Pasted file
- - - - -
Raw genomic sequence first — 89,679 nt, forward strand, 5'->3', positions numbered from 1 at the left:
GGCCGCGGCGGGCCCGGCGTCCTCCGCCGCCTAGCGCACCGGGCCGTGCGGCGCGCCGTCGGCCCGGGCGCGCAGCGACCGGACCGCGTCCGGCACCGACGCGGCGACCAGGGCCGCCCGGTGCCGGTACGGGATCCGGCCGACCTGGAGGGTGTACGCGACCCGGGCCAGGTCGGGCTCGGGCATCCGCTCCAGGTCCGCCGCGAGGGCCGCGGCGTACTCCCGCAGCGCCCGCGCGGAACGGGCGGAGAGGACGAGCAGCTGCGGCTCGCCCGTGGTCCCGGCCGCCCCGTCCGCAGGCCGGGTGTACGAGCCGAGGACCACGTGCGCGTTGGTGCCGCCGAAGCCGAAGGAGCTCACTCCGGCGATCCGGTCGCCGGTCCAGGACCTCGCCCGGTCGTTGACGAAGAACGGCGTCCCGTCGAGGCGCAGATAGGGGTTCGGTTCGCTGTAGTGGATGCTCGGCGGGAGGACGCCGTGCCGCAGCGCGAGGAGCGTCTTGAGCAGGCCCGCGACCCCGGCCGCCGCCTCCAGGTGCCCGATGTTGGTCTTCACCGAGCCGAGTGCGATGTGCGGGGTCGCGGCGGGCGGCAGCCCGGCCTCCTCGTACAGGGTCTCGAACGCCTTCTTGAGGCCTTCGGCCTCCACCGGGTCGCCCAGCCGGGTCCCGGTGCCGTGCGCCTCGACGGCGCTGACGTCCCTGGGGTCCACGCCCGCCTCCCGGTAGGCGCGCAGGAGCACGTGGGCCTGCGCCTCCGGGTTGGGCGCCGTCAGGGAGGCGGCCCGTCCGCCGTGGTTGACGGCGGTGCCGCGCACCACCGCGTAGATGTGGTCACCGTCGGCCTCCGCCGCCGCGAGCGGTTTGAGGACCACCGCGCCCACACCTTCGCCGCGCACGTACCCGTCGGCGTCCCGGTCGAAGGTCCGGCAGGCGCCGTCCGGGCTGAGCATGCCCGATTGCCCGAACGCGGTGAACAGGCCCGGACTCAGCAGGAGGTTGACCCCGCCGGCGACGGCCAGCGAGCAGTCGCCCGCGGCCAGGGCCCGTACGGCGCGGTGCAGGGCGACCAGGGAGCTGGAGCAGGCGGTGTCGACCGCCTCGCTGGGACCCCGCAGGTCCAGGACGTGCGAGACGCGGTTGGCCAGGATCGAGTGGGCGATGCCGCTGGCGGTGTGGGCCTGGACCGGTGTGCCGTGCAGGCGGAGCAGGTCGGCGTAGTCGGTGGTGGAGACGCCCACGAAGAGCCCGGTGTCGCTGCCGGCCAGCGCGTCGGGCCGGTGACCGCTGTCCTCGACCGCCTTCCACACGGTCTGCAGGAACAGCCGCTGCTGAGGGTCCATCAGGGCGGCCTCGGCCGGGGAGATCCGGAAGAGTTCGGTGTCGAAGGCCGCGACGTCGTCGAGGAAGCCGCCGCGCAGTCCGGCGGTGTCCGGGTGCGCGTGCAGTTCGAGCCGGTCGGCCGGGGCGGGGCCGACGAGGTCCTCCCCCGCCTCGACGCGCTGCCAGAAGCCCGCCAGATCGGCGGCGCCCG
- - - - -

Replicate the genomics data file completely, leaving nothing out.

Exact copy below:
Raw genomic sequence first — 89,679 nt, forward strand, 5'->3', positions numbered from 1 at the left:
GGCCGCGGCGGGCCCGGCGTCCTCCGCCGCCTAGCGCACCGGGCCGTGCGGCGCGCCGTCGGCCCGGGCGCGCAGCGACCGGACCGCGTCCGGCACCGACGCGGCGACCAGGGCCGCCCGGTGCCGGTACGGGATCCGGCCGACCTGGAGGGTGTACGCGACCCGGGCCAGGTCGGGCTCGGGCATCCGCTCCAGGTCCGCCGCGAGGGCCGCGGCGTACTCCCGCAGCGCCCGCGCGGAACGGGCGGAGAGGACGAGCAGCTGCGGCTCGCCCGTGGTCCCGGCCGCCCCGTCCGCAGGCCGGGTGTACGAGCCGAGGACCACGTGCGCGTTGGTGCCGCCGAAGCCGAAGGAGCTCACTCCGGCGATCCGGTCGCCGGTCCAGGACCTCGCCCGGTCGTTGACGAAGAACGGCGTCCCGTCGAGGCGCAGATAGGGGTTCGGTTCGCTGTAGTGGATGCTCGGCGGGAGGACGCCGTGCCGCAGCGCGAGGAGCGTCTTGAGCAGGCCCGCGACCCCGGCCGCCGCCTCCAGGTGCCCGATGTTGGTCTTCACCGAGCCGAGTGCGATGTGCGGGGTCGCGGCGGGCGGCAGCCCGGCCTCCTCGTACAGGGTCTCGAACGCCTTCTTGAGGCCTTCGGCCTCCACCGGGTCGCCCAGCCGGGTCCCGGTGCCGTGCGCCTCGACGGCGCTGACGTCCCTGGGGTCCACGCCCGCCTCCCGGTAGGCGCGCAGGAGCACGTGGGCCTGCGCCTCCGGGTTGGGCGCCGTCAGGGAGGCGGCCCGTCCGCCGTGGTTGACGGCGGTGCCGCGCACCACCGCGTAGATGTGGTCACCGTCGGCCTCCGCCGCCGCGAGCGGTTTGAGGACCACCGCGCCCACACCTTCGCCGCGCACGTACCCGTCGGCGTCCCGGTCGAAGGTCCGGCAGGCGCCGTCCGGGCTGAGCATGCCCGATTGCCCGAACGCGGTGAACAGGCCCGGACTCAGCAGGAGGTTGACCCCGCCGGCGACGGCCAGCGAGCAGTCGCCCGCGGCCAGGGCCCGTACGGCGCGGTGCAGGGCGACCAGGGAGCTGGAGCAGGCGGTGTCGACCGCCTCGCTGGGACCCCGCAGGTCCAGGACGTGCGAGACGCGGTTGGCCAGGATCGAGTGGGCGATGCCGCTGGCGGTGTGGGCCTGGACCGGTGTGCCGTGCAGGCGGAGCAGGTCGGCGTAGTCGGTGGTGGAGACGCCCACGAAGAGCCCGGTGTCGCTGCCGGCCAGCGCGTCGGGCCGGTGACCGCTGTCCTCGACCGCCTTCCACACGGTCTGCAGGAACAGCCGCTGCTGAGGGTCCATCAGGGCGGCCTCGGCCGGGGAGATCCGGAAGAGTTCGGTGTCGAAGGCCGCGACGTCGTCGAGGAAGCCGCCGCGCAGTCCGGCGGTGTCCGGGTGCGCGTGCAGTTCGAGCCGGTCGGCCGGGGCGGGGCCGACGAGGTCCTCCCCCGCCTCGACGCGCTGCCAGAAGCCCGCCAGATCGGCGGCGCCCG